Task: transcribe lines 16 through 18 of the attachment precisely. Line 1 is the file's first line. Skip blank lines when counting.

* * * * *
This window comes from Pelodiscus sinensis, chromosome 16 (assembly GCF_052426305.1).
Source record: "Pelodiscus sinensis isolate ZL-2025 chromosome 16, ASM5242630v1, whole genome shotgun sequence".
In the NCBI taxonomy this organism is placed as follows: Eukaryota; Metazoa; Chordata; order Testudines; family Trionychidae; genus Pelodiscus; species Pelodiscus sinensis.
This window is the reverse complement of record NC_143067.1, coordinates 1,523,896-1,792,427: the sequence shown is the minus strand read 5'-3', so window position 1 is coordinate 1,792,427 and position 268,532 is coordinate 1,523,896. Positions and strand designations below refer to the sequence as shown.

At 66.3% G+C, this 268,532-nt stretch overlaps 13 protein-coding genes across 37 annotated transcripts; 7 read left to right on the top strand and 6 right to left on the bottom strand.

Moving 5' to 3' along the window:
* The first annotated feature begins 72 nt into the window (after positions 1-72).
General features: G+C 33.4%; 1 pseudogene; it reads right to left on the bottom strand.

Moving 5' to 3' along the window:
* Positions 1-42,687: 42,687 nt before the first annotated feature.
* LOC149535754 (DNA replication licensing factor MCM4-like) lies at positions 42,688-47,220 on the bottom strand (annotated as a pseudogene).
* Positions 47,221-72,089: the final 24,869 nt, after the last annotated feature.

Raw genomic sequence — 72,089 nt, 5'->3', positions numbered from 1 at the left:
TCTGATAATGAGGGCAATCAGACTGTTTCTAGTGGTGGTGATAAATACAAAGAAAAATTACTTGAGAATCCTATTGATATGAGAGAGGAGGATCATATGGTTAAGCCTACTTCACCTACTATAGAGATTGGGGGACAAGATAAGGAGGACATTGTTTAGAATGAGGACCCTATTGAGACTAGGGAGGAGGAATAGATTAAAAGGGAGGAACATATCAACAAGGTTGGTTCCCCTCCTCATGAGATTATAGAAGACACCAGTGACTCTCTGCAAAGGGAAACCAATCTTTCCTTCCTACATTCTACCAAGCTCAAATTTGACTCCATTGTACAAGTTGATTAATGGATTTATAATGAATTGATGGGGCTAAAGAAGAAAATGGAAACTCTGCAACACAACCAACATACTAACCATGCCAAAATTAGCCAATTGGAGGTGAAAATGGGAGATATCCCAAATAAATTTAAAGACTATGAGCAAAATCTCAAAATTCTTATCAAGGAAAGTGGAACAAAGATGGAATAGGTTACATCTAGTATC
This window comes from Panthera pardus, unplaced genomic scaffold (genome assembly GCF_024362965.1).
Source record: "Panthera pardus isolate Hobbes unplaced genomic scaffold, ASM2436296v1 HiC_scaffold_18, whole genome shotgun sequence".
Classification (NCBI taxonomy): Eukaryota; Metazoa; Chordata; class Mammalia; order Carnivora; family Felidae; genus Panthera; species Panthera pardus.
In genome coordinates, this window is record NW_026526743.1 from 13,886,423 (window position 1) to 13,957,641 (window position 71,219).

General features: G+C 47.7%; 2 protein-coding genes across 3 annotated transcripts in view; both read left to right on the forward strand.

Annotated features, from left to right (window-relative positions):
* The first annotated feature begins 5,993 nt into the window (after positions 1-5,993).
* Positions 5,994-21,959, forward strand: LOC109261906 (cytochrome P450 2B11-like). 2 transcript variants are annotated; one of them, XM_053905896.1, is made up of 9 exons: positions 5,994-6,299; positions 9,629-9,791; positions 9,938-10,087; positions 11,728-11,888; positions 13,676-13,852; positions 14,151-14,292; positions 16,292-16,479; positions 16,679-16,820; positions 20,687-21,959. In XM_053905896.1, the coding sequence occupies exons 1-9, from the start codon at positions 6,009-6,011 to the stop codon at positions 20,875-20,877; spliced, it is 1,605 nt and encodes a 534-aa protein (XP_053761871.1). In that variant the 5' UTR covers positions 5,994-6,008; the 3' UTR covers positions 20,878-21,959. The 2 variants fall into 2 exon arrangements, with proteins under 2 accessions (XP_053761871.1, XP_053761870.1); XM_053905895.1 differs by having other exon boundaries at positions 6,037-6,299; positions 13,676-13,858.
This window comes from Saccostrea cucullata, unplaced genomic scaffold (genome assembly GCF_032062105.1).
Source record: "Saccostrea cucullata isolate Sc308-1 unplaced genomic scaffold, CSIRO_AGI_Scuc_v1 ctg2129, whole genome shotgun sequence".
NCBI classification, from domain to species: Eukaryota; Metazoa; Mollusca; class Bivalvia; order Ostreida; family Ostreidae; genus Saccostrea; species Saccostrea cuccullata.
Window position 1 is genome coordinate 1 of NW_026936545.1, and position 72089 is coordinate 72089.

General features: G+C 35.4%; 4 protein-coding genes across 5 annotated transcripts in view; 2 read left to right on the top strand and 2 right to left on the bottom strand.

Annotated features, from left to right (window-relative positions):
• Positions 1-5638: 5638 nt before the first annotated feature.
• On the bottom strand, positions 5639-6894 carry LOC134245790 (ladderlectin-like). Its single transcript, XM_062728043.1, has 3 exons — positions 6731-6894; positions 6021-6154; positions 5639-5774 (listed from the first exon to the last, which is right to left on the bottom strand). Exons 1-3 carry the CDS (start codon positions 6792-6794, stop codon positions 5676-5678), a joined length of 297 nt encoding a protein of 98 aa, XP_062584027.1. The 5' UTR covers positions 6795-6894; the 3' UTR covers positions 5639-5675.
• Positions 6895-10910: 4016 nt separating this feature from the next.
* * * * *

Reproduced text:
Source record: "Panthera pardus isolate Hobbes unplaced genomic scaffold, ASM2436296v1 HiC_scaffold_18, whole genome shotgun sequence".
Classification (NCBI taxonomy): Eukaryota; Metazoa; Chordata; class Mammalia; order Carnivora; family Felidae; genus Panthera; species Panthera pardus.
In genome coordinates, this window is record NW_026526743.1 from 13,886,423 (window position 1) to 13,957,641 (window position 71,219).